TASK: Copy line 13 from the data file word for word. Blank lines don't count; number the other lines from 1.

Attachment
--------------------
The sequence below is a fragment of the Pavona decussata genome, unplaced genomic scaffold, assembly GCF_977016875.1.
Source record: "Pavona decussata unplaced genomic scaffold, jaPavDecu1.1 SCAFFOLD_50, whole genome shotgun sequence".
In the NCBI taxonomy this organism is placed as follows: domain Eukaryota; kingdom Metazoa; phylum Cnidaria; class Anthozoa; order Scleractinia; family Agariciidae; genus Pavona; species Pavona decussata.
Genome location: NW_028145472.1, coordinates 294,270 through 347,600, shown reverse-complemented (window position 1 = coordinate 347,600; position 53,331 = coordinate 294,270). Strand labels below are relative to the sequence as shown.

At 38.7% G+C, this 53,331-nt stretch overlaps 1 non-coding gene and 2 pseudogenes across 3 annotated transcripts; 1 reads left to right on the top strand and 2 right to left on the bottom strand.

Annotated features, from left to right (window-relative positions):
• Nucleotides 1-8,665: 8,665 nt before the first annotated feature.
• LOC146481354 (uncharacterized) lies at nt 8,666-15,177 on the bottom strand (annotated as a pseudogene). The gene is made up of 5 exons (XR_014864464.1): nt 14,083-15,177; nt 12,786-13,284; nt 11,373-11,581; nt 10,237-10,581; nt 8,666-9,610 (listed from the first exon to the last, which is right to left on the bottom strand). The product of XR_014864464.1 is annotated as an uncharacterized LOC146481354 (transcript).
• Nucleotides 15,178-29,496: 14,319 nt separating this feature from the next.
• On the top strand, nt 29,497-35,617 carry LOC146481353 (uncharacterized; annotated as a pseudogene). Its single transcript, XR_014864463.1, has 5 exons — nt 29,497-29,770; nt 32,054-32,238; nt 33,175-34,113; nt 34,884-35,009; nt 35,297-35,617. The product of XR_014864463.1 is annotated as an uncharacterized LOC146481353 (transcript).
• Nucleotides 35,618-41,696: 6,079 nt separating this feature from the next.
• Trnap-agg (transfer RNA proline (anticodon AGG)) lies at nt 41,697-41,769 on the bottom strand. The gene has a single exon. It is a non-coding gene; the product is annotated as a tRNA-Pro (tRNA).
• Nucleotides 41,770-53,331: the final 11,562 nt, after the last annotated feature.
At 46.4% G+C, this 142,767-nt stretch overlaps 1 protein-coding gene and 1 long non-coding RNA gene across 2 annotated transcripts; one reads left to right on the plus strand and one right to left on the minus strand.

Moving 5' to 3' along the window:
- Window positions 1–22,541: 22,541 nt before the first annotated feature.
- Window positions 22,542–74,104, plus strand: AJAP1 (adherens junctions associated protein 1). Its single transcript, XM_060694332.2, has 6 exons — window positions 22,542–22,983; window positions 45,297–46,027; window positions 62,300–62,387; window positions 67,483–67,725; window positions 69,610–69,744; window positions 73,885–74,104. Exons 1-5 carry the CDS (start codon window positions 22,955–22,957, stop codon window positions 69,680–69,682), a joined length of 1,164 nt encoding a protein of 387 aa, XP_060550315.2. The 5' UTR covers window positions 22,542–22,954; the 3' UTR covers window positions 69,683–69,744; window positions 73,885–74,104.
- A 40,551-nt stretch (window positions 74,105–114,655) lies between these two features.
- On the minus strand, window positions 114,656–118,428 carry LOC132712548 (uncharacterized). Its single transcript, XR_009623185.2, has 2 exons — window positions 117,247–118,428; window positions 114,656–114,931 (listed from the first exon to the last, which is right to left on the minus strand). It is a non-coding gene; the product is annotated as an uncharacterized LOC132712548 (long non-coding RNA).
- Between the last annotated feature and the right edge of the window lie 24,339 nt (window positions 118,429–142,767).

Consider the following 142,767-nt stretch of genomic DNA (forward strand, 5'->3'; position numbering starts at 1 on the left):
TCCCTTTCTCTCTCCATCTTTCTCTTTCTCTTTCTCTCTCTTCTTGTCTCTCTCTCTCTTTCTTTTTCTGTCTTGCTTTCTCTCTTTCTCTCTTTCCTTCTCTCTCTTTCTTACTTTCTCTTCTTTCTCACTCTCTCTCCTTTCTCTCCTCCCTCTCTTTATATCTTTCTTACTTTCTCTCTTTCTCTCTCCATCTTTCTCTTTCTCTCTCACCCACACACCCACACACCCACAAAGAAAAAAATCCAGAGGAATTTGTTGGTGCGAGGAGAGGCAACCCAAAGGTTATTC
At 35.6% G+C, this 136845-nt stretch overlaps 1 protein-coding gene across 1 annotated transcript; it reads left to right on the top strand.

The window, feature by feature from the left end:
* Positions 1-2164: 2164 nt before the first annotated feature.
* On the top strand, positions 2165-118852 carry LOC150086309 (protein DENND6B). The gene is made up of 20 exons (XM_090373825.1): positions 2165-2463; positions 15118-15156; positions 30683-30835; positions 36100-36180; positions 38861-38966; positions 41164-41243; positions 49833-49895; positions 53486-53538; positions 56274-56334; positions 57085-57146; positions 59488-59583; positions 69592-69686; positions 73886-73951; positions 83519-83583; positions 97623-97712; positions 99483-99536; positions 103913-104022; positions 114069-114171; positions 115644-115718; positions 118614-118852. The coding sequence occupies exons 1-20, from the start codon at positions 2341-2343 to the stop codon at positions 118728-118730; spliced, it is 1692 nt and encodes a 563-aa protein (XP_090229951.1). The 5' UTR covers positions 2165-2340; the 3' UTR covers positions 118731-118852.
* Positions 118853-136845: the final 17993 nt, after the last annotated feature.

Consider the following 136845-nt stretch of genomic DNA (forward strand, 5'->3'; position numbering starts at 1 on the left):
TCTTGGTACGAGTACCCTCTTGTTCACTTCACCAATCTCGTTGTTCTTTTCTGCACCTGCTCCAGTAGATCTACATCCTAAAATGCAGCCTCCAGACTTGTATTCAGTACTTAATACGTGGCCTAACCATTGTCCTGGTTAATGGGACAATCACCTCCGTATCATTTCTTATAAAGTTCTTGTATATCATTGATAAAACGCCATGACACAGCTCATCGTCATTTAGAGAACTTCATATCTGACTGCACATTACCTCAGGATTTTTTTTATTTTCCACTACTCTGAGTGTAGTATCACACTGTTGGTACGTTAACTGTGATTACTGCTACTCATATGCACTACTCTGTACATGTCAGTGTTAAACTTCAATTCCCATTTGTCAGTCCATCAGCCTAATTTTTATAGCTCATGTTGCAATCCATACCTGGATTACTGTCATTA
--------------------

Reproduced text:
• Nucleotides 41,770-53,331: the final 11,562 nt, after the last annotated feature.